Screamfest LA 2011: Filmmaker Andy Fetscher Talks Urban Explorer Premiere
With Screamfest LA running Friday, October 14th, through Saturday, the 22nd, at Manns Chinese 6 in Hollywood, CA (at Hollywood & Highland, buy tickets here), we chatted with Urban Explorer filmmaker Andy Fetscher regarding his tense gore-fest, which is set for its West Coast premiere on Tuesday, October 18th at 10pm. Read on for his comments as well as exclusive stills.
Produced by Oliver Thau, written by Martin Thau and directed, filmed and edited by Andy Fetscher, Urban Explorer (review here) stars Nathalie Kelley (The Fast and the Furious: Tokyo Drift), Nick Eversman (Hellraiser: Revelations), Klau Stiglmeier, Max Riemelt, Catherine de Lean and Brenda Koo. According to the film’s synopsis it centers around ‘an international group of four urban explorers who hire local guide Kris to lead them into the maze of escape tunnels and subterranean fortifications under the city of Berlin. When their guide has a bad fall, two of the girls in the group frantically set off to seek help while Denis, the young American, stays behind. Armin (Stiglmeier) a former East German Border guard, suddenly appears from nowhere. Out of sheer desperation, Denis allows Armin to lead them and their unconscious guide to safety, and it is at this moment that Denis realizes he has just made the biggest mistake of his life!’
Said German filmmaker Fetscher of his all-too organic (and accidentally macabre) inspiration for the flick, “I’ve been obsessed with urban exploration for a long time. As kids my friends and I spent all our summer holidays climbing through run-down factory buildings, abandoned Bavarian breweries and even one day a burnt-down family house in our neighborhood, where we found the remains of the people that had died in a fire. That was eerie and somehow beautiful at the same time. When I moved to Berlin some years ago, it became obvious to me that I wanted to do a movie about it. My producers and I pretty soon came to the conclusion that the capital of Germany is one of the best, if not the best, filming sites for an illegal spelunking tour into the urban underground world of a city full of history. The writing process went comparatively fast since we all talked the same language. The principal question for us was, ‘How far can we go in depicting violence without setting local authorities against us?’”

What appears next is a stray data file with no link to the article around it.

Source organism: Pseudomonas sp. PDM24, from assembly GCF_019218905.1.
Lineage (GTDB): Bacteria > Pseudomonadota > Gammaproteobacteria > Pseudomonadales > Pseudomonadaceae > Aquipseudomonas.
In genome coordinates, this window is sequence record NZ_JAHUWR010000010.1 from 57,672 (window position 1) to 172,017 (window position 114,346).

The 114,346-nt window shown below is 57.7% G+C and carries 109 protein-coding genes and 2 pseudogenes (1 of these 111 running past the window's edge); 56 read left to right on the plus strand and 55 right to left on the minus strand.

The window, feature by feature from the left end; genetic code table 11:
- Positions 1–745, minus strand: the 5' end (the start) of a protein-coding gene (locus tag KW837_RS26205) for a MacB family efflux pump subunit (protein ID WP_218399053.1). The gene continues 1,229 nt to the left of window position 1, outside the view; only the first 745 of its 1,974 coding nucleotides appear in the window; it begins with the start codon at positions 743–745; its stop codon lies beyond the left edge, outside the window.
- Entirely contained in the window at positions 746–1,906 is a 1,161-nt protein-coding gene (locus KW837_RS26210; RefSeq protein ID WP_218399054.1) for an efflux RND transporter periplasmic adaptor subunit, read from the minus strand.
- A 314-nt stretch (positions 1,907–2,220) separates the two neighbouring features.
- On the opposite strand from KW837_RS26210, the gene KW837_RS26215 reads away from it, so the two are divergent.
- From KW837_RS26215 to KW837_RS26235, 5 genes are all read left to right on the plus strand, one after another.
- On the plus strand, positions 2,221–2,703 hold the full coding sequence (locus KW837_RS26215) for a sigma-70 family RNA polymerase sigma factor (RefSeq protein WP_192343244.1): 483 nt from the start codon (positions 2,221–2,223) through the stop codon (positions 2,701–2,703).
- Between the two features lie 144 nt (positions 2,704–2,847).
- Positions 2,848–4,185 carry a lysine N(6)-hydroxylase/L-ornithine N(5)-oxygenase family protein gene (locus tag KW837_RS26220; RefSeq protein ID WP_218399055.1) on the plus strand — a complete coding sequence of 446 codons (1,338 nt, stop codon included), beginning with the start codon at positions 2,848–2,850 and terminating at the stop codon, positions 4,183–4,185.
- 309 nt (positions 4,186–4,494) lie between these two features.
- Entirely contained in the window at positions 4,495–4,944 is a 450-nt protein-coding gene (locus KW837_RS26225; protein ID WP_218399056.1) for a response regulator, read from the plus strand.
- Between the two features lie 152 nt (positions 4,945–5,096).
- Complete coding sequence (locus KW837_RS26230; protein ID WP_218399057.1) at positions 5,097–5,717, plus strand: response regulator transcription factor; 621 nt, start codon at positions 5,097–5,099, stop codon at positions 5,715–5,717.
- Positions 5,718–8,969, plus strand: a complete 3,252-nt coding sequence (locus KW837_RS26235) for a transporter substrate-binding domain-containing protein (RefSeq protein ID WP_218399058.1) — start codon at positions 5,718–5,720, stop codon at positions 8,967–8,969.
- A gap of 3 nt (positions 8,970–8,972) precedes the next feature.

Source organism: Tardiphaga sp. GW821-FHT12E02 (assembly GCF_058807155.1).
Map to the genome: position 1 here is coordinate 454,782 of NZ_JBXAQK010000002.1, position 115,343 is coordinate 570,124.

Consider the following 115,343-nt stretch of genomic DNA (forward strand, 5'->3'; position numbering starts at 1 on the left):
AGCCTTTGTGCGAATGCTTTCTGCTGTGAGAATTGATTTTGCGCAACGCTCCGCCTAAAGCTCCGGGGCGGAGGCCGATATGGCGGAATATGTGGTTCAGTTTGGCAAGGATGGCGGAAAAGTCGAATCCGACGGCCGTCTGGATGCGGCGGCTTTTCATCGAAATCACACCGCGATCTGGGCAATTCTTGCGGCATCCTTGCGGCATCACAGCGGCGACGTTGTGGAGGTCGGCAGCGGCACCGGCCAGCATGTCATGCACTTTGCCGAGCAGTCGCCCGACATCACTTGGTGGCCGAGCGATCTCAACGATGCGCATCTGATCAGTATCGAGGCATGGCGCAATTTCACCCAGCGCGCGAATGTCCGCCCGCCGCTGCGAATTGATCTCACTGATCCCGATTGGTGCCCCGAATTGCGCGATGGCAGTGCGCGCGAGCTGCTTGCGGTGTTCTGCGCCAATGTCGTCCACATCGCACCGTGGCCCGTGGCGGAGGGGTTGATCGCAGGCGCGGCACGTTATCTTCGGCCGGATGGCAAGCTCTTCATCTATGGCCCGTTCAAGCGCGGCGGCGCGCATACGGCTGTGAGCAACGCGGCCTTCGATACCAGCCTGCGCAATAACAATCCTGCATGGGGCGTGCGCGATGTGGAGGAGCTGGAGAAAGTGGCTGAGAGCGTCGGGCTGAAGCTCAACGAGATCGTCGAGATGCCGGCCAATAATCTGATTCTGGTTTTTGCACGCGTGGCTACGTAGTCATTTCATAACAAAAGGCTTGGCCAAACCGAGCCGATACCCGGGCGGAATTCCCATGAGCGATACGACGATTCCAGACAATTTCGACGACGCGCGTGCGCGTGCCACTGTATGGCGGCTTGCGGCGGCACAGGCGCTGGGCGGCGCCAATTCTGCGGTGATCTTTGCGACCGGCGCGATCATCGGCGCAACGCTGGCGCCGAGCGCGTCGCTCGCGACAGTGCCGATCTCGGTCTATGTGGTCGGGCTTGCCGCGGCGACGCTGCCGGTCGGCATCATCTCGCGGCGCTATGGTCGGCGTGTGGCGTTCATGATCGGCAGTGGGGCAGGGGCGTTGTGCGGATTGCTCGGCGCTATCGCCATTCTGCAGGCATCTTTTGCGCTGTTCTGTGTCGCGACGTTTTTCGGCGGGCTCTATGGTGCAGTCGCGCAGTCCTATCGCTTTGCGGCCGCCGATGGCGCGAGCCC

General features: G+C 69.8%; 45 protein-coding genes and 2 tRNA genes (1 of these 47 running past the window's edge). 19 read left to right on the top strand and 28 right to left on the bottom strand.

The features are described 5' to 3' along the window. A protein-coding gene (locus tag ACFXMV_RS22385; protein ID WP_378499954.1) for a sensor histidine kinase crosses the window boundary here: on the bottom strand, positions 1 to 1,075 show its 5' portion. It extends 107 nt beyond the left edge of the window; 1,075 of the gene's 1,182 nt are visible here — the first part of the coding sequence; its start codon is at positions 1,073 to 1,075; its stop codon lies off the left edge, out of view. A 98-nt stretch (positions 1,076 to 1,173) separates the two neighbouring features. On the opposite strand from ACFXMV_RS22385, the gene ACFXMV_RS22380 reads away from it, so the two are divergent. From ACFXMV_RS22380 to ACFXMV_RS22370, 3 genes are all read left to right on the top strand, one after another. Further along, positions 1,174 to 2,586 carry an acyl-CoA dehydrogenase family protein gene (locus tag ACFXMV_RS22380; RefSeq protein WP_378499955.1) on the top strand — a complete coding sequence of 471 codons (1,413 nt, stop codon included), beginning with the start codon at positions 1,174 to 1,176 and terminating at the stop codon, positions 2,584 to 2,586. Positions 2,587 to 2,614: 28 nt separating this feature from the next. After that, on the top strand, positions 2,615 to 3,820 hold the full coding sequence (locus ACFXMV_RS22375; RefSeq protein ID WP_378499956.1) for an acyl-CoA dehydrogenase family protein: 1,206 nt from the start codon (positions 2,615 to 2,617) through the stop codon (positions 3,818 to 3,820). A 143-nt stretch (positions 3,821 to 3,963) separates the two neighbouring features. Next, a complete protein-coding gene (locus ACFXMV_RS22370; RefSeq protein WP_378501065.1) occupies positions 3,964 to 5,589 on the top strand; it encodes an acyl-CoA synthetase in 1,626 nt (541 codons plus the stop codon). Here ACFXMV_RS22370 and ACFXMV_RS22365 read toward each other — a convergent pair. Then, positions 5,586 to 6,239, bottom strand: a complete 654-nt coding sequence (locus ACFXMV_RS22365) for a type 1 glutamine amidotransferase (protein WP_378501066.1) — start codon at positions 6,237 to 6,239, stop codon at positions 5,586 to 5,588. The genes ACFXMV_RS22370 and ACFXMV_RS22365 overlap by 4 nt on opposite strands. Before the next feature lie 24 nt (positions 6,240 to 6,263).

As for as the process of location scouting in regard to how integral the locations themselves were to the film’s narrative, “We went down into Berlin’s underworld before scripting started,” related Fetscher. “Since the movie is called Urban Explorer and the main aspect of that adventure sport is to enter and explore sites that have not been entered end explored before, our approach was to show very special locations to our audience and locations that have not been filmed before. About eighty percent of the movie is set in real locations - real tunnels, real sewers and real bunkers - so location scouting became pretty delicate for us.”
In true independent form, “We had to bribe hands to get access or sometimes we also had to sneak down into the tunnel systems without permission,” Fetscher expounded. “Again and again we had to run away from security officials! But then again finding those locations was easy compared to shooting in them, of course. Lots of crew members got arrested during the shooting process. My assistant director and I had to spend one day in custody, and that was bad because we lost one whole day of shooting.”